Most contributions to private households from EU member states are based on the number of people hosted or are subject to a cap, with the exception of Ireland, which provides a tax-free recognition payment of €800 per month, as a flat rate payment. Ireland’s offering is generous compared with other EU countries, and is per property, not per person.


The vast majority of Ukrainians in Poland are in private accommodation, through sponsors or the private rental market. Just 5 per cent are accommodated in state housing (in state-owned buildings such as expo centres, offices or theatres used as accommodation centres).

In the early months of 2022, those hosting Ukrainians in Poland were offered a payment of €9 per person, per day, for up to 120 days. However, this payment was withdrawn in July 2022.

Another significant change made by Poland since the early days of the war in Ukraine is that state accommodation was initially fully funded, but this has stopped since March 2023.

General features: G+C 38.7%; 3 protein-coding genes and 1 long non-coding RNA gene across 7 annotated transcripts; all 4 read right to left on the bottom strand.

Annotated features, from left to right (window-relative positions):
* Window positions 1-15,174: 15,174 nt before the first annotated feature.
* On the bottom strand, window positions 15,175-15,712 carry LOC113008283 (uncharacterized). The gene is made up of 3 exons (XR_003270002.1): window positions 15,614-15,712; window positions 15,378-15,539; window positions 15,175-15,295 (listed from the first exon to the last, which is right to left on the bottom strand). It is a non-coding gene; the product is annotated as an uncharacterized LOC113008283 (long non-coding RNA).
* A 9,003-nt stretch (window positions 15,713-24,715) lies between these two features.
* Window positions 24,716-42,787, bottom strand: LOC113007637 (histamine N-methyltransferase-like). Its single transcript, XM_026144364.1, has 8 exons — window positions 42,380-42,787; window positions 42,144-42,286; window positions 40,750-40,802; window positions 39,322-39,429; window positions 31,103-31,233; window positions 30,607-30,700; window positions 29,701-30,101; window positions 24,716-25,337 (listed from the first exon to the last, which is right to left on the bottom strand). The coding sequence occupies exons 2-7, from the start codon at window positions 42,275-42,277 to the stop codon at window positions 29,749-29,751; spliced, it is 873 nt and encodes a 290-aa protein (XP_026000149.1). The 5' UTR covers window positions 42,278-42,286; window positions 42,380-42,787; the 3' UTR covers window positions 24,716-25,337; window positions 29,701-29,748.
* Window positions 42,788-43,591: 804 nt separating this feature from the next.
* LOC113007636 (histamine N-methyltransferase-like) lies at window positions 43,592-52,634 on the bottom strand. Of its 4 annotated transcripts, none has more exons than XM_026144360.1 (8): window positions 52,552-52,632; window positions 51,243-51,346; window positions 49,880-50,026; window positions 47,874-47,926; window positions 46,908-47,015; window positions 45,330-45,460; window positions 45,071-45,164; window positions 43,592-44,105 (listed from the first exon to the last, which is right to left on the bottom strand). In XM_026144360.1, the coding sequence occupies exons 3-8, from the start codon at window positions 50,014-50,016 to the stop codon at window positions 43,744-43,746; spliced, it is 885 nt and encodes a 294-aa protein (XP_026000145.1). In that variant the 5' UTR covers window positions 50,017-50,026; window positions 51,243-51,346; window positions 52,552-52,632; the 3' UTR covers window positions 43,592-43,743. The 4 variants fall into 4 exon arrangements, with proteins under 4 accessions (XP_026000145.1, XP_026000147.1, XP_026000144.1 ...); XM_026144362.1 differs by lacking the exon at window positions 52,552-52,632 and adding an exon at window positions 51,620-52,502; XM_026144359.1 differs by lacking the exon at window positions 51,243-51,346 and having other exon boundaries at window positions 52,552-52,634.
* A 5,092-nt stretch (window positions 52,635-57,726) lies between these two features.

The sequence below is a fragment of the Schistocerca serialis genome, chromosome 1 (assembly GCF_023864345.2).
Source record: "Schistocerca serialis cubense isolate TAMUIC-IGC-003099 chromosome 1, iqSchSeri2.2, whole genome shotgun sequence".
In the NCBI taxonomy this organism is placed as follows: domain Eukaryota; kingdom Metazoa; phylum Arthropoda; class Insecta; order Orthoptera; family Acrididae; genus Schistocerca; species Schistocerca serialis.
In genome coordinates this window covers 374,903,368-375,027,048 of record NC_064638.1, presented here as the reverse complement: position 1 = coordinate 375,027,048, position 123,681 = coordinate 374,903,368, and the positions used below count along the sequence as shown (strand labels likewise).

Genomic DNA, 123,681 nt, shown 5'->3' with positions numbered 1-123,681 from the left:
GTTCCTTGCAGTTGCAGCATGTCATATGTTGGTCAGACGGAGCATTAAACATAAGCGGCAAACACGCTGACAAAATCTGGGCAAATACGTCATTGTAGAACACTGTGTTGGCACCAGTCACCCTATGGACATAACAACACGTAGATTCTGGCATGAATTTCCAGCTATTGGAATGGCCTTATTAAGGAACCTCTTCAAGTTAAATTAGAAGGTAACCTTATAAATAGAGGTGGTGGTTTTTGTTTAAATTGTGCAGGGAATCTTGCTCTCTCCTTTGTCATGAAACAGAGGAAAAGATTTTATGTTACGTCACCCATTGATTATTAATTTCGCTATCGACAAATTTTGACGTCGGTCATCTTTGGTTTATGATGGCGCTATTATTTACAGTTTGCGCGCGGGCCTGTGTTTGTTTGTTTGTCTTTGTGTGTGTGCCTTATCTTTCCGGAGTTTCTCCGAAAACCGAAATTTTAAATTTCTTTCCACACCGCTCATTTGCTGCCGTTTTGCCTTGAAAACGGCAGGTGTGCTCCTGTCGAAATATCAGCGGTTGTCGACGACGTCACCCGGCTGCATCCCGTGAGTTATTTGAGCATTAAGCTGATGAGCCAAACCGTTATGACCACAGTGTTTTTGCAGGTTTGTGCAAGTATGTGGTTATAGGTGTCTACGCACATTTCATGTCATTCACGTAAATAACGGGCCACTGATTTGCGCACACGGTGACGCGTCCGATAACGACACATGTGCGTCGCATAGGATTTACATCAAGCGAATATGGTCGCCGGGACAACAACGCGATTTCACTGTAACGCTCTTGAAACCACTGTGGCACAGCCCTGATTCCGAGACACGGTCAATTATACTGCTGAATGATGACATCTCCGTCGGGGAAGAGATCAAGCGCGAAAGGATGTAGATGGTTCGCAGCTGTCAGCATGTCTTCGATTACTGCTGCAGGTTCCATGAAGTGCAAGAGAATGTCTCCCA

Since then, Ukrainians staying in state-funded accommodation for longer than 120 days have to pay 50 per cent of their housing and food costs. After six months, that goes up to 75 per cent. Elderly, pregnant and disabled people are excluded from this requirement.


Some 74 per cent of Ukrainians are in private accommodation in Germany, of which 25 per cent live with friends and family. A further 17 per cent are in hotels or guesthouses, and 9 per cent are in shared accommodation.

Rates of contribution to private households accommodating Ukrainians in Germany are decided by the local governments. The local rent index is one of the metrics used to determine the exact allowance in each individual case, and varies substantially between the municipalities. The person’s individual financial situation is also taken into account.

A significant development in Germany since the beginning of Russia’s invasion of Ukraine is that several federal states have announced that they can no longer take in beneficiaries of temporary protection. Various counties and municipalities have reported that they are also at capacity.